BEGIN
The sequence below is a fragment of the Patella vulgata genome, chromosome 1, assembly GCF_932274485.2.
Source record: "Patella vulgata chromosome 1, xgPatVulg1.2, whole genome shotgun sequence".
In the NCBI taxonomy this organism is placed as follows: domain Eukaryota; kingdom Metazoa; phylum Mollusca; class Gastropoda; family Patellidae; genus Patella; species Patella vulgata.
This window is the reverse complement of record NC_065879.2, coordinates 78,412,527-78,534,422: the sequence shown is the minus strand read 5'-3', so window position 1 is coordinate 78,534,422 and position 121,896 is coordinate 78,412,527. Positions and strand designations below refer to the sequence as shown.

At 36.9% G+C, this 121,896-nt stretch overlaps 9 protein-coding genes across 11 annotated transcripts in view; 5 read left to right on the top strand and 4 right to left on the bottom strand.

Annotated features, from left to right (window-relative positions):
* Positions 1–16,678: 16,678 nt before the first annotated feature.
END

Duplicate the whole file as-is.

The sequence below is a fragment of the Patella vulgata genome, chromosome 1, assembly GCF_932274485.2.
Source record: "Patella vulgata chromosome 1, xgPatVulg1.2, whole genome shotgun sequence".
In the NCBI taxonomy this organism is placed as follows: domain Eukaryota; kingdom Metazoa; phylum Mollusca; class Gastropoda; family Patellidae; genus Patella; species Patella vulgata.
This window is the reverse complement of record NC_065879.2, coordinates 78,412,527-78,534,422: the sequence shown is the minus strand read 5'-3', so window position 1 is coordinate 78,534,422 and position 121,896 is coordinate 78,412,527. Positions and strand designations below refer to the sequence as shown.

At 36.9% G+C, this 121,896-nt stretch overlaps 9 protein-coding genes across 11 annotated transcripts in view; 5 read left to right on the top strand and 4 right to left on the bottom strand.

Annotated features, from left to right (window-relative positions):
* Positions 1–16,678: 16,678 nt before the first annotated feature.